When Rick and I first got married we had a little two-bedroom apartment and I kept it clean. But I remember when it became an issue. I was eight months pregnant with Rick, my son, my first, and I would get up every Saturday, from the time I moved to Houston until this particular time, every Saturday was clean. I would work, I would run, I would clean my house, I would go get my car washed, and then I would go to the beauty salon, that was my Saturday, every single Saturday. Now I’m pregnant, and now we’re on a budget, I’m still getting up, I’m working really hard, Rick comes in from playing golf and he says, ‘Hey! Do you want to go to lunch?’ And I looked at him and I said, ‘Go to lunch? Do you know how tired I am? I’ve been cleaning this whole house, I’m pregnant, I have all this work to do’, and he said, ‘Then just hire somebody’. And that was that. I hired somebody from that day.

 

I was so angry that day. And he was, ‘Just hire somebody.’ Because you know what he wasn’t going to do? He wasn’t going to go clean a toilet. And you know what he hasn’t done? Cleaned a toilet, from that day to this day.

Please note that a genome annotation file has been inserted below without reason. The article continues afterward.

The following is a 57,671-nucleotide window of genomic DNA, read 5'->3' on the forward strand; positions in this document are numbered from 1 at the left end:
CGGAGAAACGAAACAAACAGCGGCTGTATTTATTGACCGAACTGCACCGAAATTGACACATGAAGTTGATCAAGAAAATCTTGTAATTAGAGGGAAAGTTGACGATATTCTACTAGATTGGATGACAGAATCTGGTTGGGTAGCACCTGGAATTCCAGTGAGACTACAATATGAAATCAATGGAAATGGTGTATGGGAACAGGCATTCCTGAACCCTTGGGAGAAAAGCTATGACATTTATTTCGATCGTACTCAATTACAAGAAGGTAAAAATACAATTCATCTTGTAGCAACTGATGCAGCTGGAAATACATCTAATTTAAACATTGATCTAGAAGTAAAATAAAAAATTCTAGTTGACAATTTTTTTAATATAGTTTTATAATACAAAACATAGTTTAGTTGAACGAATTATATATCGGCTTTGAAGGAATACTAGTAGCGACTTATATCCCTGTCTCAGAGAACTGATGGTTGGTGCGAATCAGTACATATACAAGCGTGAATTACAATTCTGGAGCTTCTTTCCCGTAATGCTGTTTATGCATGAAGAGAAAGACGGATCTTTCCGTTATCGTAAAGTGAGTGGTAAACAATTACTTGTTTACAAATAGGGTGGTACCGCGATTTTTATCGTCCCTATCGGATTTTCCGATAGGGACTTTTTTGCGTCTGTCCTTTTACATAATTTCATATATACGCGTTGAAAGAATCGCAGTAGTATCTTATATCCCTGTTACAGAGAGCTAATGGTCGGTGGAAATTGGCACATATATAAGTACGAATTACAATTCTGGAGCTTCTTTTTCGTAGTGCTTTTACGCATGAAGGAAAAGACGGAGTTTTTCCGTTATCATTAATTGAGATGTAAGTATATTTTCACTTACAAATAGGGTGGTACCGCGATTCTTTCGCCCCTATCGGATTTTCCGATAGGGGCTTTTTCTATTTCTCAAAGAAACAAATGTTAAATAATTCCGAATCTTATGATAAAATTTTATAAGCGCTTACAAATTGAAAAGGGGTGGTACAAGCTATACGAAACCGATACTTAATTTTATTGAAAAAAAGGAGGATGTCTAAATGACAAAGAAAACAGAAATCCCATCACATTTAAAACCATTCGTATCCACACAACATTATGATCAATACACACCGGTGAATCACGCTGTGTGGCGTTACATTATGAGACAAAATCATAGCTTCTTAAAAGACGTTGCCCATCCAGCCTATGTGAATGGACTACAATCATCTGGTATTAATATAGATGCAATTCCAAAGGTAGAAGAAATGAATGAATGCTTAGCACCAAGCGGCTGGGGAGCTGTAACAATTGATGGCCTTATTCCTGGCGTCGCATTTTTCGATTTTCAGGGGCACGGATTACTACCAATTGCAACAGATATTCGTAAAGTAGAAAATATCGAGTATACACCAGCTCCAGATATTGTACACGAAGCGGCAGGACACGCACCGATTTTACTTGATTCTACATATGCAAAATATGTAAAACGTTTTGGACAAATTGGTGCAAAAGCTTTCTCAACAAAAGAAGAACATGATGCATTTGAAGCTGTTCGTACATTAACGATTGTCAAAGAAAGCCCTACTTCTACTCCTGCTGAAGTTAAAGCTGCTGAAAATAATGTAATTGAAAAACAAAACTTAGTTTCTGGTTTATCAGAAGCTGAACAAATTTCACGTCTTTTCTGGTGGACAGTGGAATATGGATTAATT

My mom, before she started being a mail-carrier, used to keep kids in our home, and so that’s what I wanted for Rick, I wanted to find a lady like my mom to keep my baby, I didn’t want day care. At home, when I had ‘the audacity’, when I hired a nanny, I was judged viciously by my cousins and my aunts. My cousins would say, ‘I can’t believe you’re letting that stranger raise your baby’. Now this is my first child, and your skin is so thin when it comes to your first. And my mom (she made everybody make sense), she was there to say, ‘Why are you even listening to these people?’ She didn’t go to college, high school education, but that woman knew how to just…it was awesome, that’s why I almost lost my mind when she died. She was the sweetest person but she had no patience for foolishness. But my cousins and my aunts were like, ‘Oh, she thinks she’s better than everybody, she’s gotten around all these white people, now she can’t raise her own kids’. And this is family! This is not judging from strangers. But that’s why 45 is so liberating, because you don’t care.

 

And let me tell you, everybody wants a Zee. This is Zamora’s eleventh year with us; and everybody knows, everybody says, I wish I had a Zee.